Baldocchino Gypsy Tent
Sunday, 7/14 3:00 p.m.
Thursday, 7/18 6:45 p.m.
Friday, 7/19 7:00 p.m.
Tuesday, 7/23 8:45 p.m.
Saturday, 7/27 2:30 p.m.
They say: Sexy, angry and funny, Pitchin’ the Tent: Tia Nina Live at Baldacchino is a mind-numbing, gender-mashing, rock-‘n-roll meltdown! Movement-based feminist rock band Tia Nina celebrates and deconstructs rock performance through sweaty, gritty dancing and original, surreal songs.
First off let’s deal with that “rock band” thing. Tia Nina is not really a rock band, in that whole lameass “reality” sense. Tia Nina IS, however, a pretty kick ass politically-minded dance theatre troupe portraying gender pronoun-eschewing fictional rock band “Tia Nina”, here to melt your face off with pleasures not so much musical as athletic.
The rest of the troupe’s self-description holds true, though. The “sweaty” and “gritty” were on especially ample display, with the trio’s energy never flagging in a never-stuffier new Baldacchino layout, which in Friday’s heat proved in desperate need of more ventilation. Like any good rock band the style matters as much as the substance, and the trio is well served by Deb Sivigny’s costumes, with each member distilling a genre from the past 50 years or so of stadium rock. The hippy-dippy 60’s (with maybe a touch of 70’s glam thrown in) are represented by the bell-bottomed Sammy Rain (Ilana Silverstein). There’s a lot of Mick Jagger in J. Van Stone (Leah Curran Moon), and tartan-clad Sticks (Lisi Stoessel) brings the vicious punk. The trio dances to mostly original music (on a recorded track) that ably conjures up the breakout genres of the recent past, with an emphasis on the heavy and the psychadelic.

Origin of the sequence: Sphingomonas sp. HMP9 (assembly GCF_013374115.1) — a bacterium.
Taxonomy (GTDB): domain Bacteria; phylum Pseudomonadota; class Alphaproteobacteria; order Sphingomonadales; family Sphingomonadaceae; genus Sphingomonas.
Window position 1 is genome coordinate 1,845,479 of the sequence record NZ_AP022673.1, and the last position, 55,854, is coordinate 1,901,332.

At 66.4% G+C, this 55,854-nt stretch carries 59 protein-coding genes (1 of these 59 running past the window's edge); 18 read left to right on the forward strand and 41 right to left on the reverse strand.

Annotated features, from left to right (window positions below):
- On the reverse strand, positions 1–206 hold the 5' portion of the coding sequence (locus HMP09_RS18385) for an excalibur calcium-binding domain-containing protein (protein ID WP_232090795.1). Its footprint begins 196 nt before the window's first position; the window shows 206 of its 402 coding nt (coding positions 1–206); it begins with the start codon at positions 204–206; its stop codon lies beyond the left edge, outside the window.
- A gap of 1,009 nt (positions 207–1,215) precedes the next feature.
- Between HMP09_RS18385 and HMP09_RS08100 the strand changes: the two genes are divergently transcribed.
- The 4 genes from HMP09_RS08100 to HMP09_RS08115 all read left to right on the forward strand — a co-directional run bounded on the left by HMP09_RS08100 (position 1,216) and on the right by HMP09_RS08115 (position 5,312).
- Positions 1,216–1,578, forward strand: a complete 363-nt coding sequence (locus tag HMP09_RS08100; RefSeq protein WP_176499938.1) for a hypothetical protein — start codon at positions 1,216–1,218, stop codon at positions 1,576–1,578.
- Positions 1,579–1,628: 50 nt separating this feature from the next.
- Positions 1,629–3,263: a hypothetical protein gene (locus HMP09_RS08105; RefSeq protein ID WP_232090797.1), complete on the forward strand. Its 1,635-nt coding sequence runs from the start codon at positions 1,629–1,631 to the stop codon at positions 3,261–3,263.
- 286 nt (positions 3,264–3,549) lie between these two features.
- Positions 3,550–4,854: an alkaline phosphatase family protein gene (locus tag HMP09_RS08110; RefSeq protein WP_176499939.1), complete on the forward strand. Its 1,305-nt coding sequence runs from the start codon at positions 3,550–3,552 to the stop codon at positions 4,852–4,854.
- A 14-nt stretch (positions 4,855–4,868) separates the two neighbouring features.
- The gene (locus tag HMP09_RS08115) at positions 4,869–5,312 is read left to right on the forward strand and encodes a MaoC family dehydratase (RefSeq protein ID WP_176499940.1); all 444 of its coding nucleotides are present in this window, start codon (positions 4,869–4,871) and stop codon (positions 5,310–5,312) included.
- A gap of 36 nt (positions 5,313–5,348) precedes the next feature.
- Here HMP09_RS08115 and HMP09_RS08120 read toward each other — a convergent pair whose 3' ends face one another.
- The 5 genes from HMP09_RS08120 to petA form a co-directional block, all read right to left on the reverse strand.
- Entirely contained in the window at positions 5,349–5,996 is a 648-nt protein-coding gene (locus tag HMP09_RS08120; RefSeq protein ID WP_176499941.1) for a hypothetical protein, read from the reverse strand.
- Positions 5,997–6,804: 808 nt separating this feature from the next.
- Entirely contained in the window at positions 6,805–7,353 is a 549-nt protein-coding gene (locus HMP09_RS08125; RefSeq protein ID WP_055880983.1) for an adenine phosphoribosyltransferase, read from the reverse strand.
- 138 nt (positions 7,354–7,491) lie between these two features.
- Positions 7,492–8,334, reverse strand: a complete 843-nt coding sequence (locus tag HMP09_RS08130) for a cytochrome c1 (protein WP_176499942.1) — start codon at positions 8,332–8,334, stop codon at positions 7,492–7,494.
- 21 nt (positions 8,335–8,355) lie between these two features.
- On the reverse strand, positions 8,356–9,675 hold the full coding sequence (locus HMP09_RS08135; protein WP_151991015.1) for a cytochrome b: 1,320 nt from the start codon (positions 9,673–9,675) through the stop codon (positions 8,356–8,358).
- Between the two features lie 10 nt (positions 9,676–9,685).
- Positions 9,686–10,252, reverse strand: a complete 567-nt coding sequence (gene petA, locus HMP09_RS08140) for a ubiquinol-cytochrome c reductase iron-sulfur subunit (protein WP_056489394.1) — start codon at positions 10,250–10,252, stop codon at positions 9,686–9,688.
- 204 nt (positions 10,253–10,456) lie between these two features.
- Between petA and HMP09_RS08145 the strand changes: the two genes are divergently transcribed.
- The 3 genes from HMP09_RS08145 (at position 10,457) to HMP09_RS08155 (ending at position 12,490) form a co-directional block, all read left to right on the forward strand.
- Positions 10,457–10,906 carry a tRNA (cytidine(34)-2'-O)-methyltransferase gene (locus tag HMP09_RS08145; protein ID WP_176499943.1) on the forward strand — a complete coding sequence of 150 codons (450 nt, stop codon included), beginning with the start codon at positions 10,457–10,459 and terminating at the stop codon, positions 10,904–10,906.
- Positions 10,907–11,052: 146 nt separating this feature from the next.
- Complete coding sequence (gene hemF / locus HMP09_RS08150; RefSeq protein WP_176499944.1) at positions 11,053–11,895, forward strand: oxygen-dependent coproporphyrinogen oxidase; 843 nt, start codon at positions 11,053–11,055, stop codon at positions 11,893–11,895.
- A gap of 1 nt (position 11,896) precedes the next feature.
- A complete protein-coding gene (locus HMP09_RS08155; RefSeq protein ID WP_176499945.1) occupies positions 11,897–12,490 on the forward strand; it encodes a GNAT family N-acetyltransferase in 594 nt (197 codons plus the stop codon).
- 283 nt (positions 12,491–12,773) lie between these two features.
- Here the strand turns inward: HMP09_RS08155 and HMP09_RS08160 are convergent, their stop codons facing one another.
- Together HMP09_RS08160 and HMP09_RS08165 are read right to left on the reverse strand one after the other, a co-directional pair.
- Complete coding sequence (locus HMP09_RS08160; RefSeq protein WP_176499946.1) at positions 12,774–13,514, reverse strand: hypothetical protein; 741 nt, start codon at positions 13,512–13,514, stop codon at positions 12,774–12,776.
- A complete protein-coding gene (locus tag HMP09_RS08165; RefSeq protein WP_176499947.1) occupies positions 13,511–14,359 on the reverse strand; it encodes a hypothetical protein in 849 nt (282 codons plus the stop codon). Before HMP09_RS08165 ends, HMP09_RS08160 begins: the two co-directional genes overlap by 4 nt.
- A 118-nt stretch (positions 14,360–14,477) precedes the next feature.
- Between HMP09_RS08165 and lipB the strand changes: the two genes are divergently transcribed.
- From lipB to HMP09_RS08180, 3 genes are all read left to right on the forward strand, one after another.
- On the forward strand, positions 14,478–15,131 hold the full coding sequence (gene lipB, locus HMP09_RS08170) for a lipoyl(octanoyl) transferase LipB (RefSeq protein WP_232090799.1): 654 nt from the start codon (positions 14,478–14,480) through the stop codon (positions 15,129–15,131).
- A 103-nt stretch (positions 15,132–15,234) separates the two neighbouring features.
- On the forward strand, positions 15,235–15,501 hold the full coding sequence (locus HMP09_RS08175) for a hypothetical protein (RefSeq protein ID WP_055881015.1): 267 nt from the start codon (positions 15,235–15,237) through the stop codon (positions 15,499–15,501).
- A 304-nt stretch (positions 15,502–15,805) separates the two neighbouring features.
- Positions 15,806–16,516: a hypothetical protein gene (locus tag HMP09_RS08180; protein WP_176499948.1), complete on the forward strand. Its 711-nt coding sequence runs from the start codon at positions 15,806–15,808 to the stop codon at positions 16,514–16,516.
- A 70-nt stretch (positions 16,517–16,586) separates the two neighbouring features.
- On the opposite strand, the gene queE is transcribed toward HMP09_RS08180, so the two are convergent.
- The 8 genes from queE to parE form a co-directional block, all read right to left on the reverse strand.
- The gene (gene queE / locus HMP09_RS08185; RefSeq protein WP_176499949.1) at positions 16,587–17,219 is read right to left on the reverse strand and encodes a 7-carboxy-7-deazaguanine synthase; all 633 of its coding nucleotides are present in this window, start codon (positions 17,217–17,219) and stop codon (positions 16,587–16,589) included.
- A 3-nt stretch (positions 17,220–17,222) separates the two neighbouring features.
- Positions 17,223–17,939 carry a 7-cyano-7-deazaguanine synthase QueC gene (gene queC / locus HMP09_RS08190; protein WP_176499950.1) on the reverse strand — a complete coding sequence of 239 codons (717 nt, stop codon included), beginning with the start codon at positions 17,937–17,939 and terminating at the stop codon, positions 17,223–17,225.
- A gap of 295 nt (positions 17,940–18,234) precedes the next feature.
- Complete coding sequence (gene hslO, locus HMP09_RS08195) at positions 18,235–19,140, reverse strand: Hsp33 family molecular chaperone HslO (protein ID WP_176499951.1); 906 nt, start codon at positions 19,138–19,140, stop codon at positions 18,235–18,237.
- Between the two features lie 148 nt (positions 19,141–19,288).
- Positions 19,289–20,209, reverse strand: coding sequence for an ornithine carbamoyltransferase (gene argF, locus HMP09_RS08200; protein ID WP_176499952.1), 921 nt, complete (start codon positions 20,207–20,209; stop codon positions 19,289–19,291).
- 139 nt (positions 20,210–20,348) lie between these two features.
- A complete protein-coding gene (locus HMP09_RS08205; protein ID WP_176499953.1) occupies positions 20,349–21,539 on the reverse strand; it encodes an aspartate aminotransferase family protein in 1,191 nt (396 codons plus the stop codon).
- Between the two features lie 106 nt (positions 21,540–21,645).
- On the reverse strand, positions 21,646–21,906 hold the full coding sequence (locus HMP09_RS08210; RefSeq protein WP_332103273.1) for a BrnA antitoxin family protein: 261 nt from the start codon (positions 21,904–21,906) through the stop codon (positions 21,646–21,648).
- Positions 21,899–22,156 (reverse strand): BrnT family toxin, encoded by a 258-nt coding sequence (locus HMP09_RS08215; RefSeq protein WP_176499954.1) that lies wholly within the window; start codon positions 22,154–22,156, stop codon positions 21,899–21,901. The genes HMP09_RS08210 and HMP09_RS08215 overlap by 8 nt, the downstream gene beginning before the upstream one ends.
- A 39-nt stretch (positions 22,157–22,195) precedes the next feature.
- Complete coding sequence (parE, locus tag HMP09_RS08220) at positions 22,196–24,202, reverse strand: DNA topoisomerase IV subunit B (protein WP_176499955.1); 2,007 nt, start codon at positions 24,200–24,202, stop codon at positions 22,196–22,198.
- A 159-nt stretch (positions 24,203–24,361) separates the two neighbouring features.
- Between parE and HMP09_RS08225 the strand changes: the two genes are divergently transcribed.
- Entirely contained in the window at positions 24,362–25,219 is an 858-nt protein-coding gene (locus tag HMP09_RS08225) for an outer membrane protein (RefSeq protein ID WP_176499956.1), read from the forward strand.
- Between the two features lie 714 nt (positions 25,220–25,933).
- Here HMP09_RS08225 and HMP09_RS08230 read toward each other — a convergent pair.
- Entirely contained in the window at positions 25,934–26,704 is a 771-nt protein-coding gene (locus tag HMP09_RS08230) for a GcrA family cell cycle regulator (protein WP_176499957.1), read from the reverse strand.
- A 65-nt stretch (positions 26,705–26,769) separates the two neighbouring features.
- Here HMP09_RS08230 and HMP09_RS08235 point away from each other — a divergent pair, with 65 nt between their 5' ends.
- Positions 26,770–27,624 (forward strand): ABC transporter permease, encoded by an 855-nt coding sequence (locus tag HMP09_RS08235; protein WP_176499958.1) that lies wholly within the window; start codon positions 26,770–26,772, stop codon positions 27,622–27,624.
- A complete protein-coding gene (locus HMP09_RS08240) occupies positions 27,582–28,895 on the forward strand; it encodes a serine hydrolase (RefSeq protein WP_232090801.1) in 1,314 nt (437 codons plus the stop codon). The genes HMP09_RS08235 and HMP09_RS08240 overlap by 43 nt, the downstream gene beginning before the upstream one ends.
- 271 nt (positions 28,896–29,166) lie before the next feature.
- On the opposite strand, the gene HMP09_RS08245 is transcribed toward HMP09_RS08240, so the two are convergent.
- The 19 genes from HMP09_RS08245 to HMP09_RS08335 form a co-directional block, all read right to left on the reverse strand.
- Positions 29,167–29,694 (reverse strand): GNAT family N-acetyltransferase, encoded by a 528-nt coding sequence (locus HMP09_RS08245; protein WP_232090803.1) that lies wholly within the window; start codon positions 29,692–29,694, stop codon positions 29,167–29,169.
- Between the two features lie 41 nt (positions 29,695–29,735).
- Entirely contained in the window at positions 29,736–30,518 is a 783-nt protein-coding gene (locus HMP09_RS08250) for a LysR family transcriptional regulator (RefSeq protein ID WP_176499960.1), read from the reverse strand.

The troupe’s dance technique is universally strong. Highlights include a well-shaped leg fingered like the world’s sexiest keytar, a round of mosh pit headbanging that puts the lie to the rebelliousness of socially expected chaos, and an Ozzy Osbourne-style inflatable goat buggering that will keep you off salad for a week. If there’s a breakout star here it’s Stoessel, with moves just a touch sharper and energy just a touch more radiant. A sexy, weird, anarchic treat, Pitchin’ The Tent sets the Fringiness bar by which I will judge the rest of this year’s festival.
(Disclosure: Sivigny and I have collaborated on projects in the past. This did not influence my review.)
See it if: You’re a contemporary dance fan and/or have used the pronoun “ou” recently.
Skip it if: The words “contemporary dance” make you itch, or you’re stuck on whole traditional gender norms thing. (There’s probably some overlap in those two groups.)